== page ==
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And the Winners of the Judges Matter Prize in Excellent Writing on the Judiciary are…

And the Winners of the Judges Matter Prize in Excellent Writing on the Judiciary are…

Judges Matter, is proud to announce the winners of the Judges Matter Prize in Excellent Writing on the Judiciary (“The Judges Matter prize”).

The Judges Matter Prize is an effort to stimulate critical thinking on issues facing the judiciary among future lawyers and in academia. The Judges Matter Prize is awarded annually for the best essay on any issue relating to the judiciary. The prize-winning essays must address an issue in the judiciary by using original, creative thinking, accompanied by excellent writing on the topic.

The Judges Matter Prize was awarded to undergraduate and postgraduate law students registered at South African universities. Each prize is worth R15 000.

The Student Category winners were:

Genevieve Maujean, a LLM candidate at UCT, for her essay entitled “Too much process and too little accountability: The reality of judicial accountability in South Africa”

The essay delves into the pivotal role played by the Judicial Service Commission (JSC) in ensuring accountability within the judiciary. In stark contrast to the bygone era of Apartheid, characterised by the discreet “word-in-the-ear” disciplinary method for judges, our contemporary accountability framework represents a substantial advancement. Governed by constitutional and legislative mandates, the current system meticulously outlines the processes that must be adhered to.

This departure from the historical opacity surrounding judicial accountability and appointment procedures addresses the previous deficiency in judicial legitimacy. The reformed system strives to instil public confidence in the judiciary, emphasising the accountability of judges in instances of incapacity, gross incompetence, or grave misconduct. A case study on Judge Motata, recently found guilty of gross misconduct by the Supreme Court of Appeal despite the JSC deeming his behaviour falling short of this standard, illustrates the practical workings of the accountability process.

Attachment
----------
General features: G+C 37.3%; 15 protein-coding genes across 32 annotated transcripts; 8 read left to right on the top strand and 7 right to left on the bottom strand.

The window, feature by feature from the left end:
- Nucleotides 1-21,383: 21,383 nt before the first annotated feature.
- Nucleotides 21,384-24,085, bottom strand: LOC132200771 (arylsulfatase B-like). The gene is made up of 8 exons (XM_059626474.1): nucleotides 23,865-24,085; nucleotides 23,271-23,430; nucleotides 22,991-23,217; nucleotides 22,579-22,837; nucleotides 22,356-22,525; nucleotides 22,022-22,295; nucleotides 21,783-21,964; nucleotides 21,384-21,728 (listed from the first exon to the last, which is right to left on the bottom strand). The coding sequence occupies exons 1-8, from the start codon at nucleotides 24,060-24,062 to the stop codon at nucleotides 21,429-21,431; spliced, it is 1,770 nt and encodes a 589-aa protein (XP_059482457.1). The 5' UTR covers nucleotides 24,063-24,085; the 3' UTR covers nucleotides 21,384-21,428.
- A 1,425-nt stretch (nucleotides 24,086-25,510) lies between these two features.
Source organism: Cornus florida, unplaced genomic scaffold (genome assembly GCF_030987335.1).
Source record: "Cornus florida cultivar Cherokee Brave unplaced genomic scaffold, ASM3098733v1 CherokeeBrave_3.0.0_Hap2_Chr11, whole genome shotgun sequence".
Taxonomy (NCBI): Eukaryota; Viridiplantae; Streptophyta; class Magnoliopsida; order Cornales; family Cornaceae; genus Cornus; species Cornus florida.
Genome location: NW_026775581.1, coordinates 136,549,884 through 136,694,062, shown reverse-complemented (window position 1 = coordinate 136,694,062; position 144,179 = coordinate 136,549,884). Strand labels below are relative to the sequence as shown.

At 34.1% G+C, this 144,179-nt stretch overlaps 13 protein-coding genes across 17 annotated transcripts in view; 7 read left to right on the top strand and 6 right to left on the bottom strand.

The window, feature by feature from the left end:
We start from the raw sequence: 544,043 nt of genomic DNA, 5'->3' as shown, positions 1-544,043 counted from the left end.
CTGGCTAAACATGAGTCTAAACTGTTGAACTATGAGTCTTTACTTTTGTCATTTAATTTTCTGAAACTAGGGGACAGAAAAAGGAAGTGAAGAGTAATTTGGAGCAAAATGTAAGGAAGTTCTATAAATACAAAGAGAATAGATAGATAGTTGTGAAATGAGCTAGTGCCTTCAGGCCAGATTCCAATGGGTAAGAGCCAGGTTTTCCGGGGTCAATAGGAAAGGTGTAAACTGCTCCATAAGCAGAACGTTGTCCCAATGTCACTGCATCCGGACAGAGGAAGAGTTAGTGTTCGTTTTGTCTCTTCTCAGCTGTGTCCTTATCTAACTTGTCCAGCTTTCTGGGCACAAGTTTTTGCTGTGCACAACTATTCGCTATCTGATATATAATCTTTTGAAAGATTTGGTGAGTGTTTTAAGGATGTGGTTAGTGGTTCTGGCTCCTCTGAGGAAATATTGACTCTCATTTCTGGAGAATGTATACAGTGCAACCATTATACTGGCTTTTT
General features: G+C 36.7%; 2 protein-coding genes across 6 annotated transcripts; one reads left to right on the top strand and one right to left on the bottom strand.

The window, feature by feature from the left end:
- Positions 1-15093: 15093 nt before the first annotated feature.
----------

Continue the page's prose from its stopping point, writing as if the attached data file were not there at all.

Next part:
This analysis sheds light on the existing challenges within the protracted accountability procedure and proposes recommendations for potential enhancements. Explore the intricacies of judicial accountability, understand its current nuances, and discover pathways for improvement in this compelling exploration.

Watch Genevieve introduce her essay in her own words

Read Genevieve’s essay here



McNeil Zimri, a first year postgraduate LLB student from Stellenbosch University, for his essay titled “Judicial independence on a short leash: the unavoidability of second-order considerations.”  Within the intricate web of South Africa’s governance, the judiciary finds itself tethered to the executive and legislative branches in various aspects. This interdependence surfaces through the appointment of judicial officers, financial support for the administration of justice, and the imperative cooperation from the state to enforce judicial orders. Despite the constitutional advocacy for judicial independence, the reality of this interconnection challenges the notion of absolute autonomy.

This essay delves into the nuanced landscape where the reliance on external branches collides with the pursuit of judicial independence. The central question becomes: How do we delineate the boundary between dependence and independence for the judiciary? By embracing the inevitability of second-order considerations, this work underscores the importance of dispelling the myth of absolute judicial independence. In doing so, it unravels complex inquiries that transcend legal confines.

This exploration contends that grappling with these intricate questions necessitates confronting domains beyond legal positivism. As we navigate the delicate balance between interdependence and autonomy, a profound re-evaluation of the conceptual boundaries is imperative to fortify the principles that underpin our legal system.

Read Zimri’s essay here


Judges Matter Prize handover event

The Judges Matter Prize was awarded Wednesday, 1 November 2023 at 13h00 at the UCT Kramer Law Building Staff Common Room. The event featured remarks from a member of the adjudicating panel, and from the winners themselves.


About Judges Matter:

Judges Matter is a project of the DGRU that monitors the appointment of judges, their discipline for misconduct, and the judicial governance system in South Africa. Follow Judges Matter on www.judgesmatter.co.za and on X on @WhyJudgesMatter.


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